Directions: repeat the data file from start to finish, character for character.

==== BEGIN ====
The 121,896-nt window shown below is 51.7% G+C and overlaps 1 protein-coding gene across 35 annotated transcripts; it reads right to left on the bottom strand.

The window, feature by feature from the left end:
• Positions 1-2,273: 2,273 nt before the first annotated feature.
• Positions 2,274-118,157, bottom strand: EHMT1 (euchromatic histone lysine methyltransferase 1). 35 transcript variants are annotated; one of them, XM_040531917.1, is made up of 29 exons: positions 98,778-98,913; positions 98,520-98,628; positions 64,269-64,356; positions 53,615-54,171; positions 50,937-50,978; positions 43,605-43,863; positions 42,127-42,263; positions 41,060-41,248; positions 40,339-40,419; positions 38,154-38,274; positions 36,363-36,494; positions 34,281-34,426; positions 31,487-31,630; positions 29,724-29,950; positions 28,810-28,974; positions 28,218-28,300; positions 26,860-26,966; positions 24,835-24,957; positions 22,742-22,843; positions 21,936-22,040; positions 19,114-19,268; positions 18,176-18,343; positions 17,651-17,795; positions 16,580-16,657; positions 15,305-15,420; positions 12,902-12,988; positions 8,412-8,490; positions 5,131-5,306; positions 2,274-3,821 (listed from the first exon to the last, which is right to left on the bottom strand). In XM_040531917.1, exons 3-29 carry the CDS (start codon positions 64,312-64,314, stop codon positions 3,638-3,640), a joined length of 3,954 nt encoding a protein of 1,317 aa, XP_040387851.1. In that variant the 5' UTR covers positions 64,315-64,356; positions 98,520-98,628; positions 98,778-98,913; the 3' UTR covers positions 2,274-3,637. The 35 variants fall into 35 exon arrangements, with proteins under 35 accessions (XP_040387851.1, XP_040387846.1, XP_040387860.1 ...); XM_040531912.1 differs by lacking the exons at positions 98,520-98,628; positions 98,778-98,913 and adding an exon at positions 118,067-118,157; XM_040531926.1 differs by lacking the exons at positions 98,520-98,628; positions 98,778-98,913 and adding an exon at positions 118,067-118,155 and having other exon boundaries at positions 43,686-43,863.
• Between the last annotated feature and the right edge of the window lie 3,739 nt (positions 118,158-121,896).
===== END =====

The 121,896-nt window shown below is 51.7% G+C and overlaps 1 protein-coding gene across 35 annotated transcripts; it reads right to left on the bottom strand.

The window, feature by feature from the left end:
• Positions 1-2,273: 2,273 nt before the first annotated feature.
• Positions 2,274-118,157, bottom strand: EHMT1 (euchromatic histone lysine methyltransferase 1). 35 transcript variants are annotated; one of them, XM_040531917.1, is made up of 29 exons: positions 98,778-98,913; positions 98,520-98,628; positions 64,269-64,356; positions 53,615-54,171; positions 50,937-50,978; positions 43,605-43,863; positions 42,127-42,263; positions 41,060-41,248; positions 40,339-40,419; positions 38,154-38,274; positions 36,363-36,494; positions 34,281-34,426; positions 31,487-31,630; positions 29,724-29,950; positions 28,810-28,974; positions 28,218-28,300; positions 26,860-26,966; positions 24,835-24,957; positions 22,742-22,843; positions 21,936-22,040; positions 19,114-19,268; positions 18,176-18,343; positions 17,651-17,795; positions 16,580-16,657; positions 15,305-15,420; positions 12,902-12,988; positions 8,412-8,490; positions 5,131-5,306; positions 2,274-3,821 (listed from the first exon to the last, which is right to left on the bottom strand). In XM_040531917.1, exons 3-29 carry the CDS (start codon positions 64,312-64,314, stop codon positions 3,638-3,640), a joined length of 3,954 nt encoding a protein of 1,317 aa, XP_040387851.1. In that variant the 5' UTR covers positions 64,315-64,356; positions 98,520-98,628; positions 98,778-98,913; the 3' UTR covers positions 2,274-3,637. The 35 variants fall into 35 exon arrangements, with proteins under 35 accessions (XP_040387851.1, XP_040387846.1, XP_040387860.1 ...); XM_040531912.1 differs by lacking the exons at positions 98,520-98,628; positions 98,778-98,913 and adding an exon at positions 118,067-118,157; XM_040531926.1 differs by lacking the exons at positions 98,520-98,628; positions 98,778-98,913 and adding an exon at positions 118,067-118,155 and having other exon boundaries at positions 43,686-43,863.
• Between the last annotated feature and the right edge of the window lie 3,739 nt (positions 118,158-121,896).